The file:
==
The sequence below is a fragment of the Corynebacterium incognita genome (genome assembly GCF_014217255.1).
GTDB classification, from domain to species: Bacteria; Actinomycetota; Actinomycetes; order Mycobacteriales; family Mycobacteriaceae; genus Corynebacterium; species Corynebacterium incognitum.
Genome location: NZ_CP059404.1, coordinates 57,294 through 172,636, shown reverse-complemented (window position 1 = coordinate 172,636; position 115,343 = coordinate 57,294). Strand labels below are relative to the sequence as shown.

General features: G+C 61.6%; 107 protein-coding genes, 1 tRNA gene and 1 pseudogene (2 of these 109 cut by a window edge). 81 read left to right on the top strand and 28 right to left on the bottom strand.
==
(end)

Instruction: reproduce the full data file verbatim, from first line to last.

The sequence below is a fragment of the Corynebacterium incognita genome (genome assembly GCF_014217255.1).
GTDB classification, from domain to species: Bacteria; Actinomycetota; Actinomycetes; order Mycobacteriales; family Mycobacteriaceae; genus Corynebacterium; species Corynebacterium incognitum.
Genome location: NZ_CP059404.1, coordinates 57,294 through 172,636, shown reverse-complemented (window position 1 = coordinate 172,636; position 115,343 = coordinate 57,294). Strand labels below are relative to the sequence as shown.

General features: G+C 61.6%; 107 protein-coding genes, 1 tRNA gene and 1 pseudogene (2 of these 109 cut by a window edge). 81 read left to right on the top strand and 28 right to left on the bottom strand.